Eating less fibre, more saturated fat and more sugar is associated with lighter, less restorative, and more disrupted sleep, the findings showed.

The study, published in the Journal of Clinical Sleep Medicine, involved 26 adults - 13 men and 13 women - who had normal weight and an average age of 35 years.

Results showed that greater fibre intake led to more time spent in the stage of deep, slow wave sleep. In contrast, a higher percentage of energy from saturated fat led to less slow wave sleep.

Greater sugar intake was also associated with more arousals from sleep.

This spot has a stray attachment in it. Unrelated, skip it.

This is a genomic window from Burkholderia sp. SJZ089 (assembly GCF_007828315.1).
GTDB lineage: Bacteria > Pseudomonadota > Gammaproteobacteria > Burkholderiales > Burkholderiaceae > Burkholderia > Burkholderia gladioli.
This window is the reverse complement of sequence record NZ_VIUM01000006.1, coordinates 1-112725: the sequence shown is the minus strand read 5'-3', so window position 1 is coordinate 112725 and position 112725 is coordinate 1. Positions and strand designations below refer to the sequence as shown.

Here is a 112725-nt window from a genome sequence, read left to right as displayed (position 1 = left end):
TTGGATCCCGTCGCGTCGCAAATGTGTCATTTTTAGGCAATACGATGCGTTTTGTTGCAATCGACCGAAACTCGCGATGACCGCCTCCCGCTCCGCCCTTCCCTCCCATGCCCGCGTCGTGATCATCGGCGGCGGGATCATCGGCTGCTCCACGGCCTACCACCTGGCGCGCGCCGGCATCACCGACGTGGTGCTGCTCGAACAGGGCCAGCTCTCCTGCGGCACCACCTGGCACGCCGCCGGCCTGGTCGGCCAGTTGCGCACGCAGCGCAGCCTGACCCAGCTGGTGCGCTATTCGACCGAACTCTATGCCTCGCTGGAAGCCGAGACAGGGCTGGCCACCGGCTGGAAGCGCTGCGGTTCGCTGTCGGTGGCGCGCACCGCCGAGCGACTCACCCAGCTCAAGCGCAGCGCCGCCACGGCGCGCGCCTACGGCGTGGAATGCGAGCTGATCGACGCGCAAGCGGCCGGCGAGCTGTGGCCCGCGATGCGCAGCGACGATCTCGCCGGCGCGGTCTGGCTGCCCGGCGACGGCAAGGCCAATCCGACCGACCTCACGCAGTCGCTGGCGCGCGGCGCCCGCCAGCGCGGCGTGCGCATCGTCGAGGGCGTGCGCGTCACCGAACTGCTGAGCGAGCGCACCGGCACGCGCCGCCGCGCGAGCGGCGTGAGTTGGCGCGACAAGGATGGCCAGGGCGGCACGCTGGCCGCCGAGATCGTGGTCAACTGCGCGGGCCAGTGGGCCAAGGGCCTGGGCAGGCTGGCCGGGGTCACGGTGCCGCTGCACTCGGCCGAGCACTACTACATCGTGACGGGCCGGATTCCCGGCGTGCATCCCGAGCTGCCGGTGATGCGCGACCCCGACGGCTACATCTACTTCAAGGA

The researchers also found that participants fell asleep faster after eating fixed meals provided by a nutritionist, which were lower in saturated fat and higher in protein than self-selected meals.

It took participants an average of 29 minutes to fall asleep after consuming foods and beverages of their choice, but only 17 minutes to fall asleep after eating controlled meals.


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